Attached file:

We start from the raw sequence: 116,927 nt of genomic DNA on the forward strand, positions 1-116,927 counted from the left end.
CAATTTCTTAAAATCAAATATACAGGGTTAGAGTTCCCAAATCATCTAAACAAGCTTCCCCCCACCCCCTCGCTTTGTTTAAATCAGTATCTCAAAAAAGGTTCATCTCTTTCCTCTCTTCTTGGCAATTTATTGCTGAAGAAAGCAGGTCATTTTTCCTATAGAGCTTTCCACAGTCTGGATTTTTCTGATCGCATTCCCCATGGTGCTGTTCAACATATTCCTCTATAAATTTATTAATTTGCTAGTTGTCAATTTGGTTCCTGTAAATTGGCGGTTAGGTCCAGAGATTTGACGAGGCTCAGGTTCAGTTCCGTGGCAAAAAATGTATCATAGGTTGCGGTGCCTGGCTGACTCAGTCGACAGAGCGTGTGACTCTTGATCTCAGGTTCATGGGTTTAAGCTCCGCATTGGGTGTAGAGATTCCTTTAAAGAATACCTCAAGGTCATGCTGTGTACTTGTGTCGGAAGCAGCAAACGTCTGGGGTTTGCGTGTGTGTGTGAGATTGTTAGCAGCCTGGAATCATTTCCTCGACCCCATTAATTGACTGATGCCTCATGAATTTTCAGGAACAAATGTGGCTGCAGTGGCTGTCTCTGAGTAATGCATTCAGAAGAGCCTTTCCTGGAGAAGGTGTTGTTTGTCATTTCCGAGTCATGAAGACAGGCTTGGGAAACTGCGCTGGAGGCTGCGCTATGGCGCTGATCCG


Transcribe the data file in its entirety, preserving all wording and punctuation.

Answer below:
We start from the raw sequence: 116,927 nt of genomic DNA on the forward strand, positions 1-116,927 counted from the left end.
CAATTTCTTAAAATCAAATATACAGGGTTAGAGTTCCCAAATCATCTAAACAAGCTTCCCCCCACCCCCTCGCTTTGTTTAAATCAGTATCTCAAAAAAGGTTCATCTCTTTCCTCTCTTCTTGGCAATTTATTGCTGAAGAAAGCAGGTCATTTTTCCTATAGAGCTTTCCACAGTCTGGATTTTTCTGATCGCATTCCCCATGGTGCTGTTCAACATATTCCTCTATAAATTTATTAATTTGCTAGTTGTCAATTTGGTTCCTGTAAATTGGCGGTTAGGTCCAGAGATTTGACGAGGCTCAGGTTCAGTTCCGTGGCAAAAAATGTATCATAGGTTGCGGTGCCTGGCTGACTCAGTCGACAGAGCGTGTGACTCTTGATCTCAGGTTCATGGGTTTAAGCTCCGCATTGGGTGTAGAGATTCCTTTAAAGAATACCTCAAGGTCATGCTGTGTACTTGTGTCGGAAGCAGCAAACGTCTGGGGTTTGCGTGTGTGTGTGAGATTGTTAGCAGCCTGGAATCATTTCCTCGACCCCATTAATTGACTGATGCCTCATGAATTTTCAGGAACAAATGTGGCTGCAGTGGCTGTCTCTGAGTAATGCATTCAGAAGAGCCTTTCCTGGAGAAGGTGTTGTTTGTCATTTCCGAGTCATGAAGACAGGCTTGGGAAACTGCGCTGGAGGCTGCGCTATGGCGCTGATCCG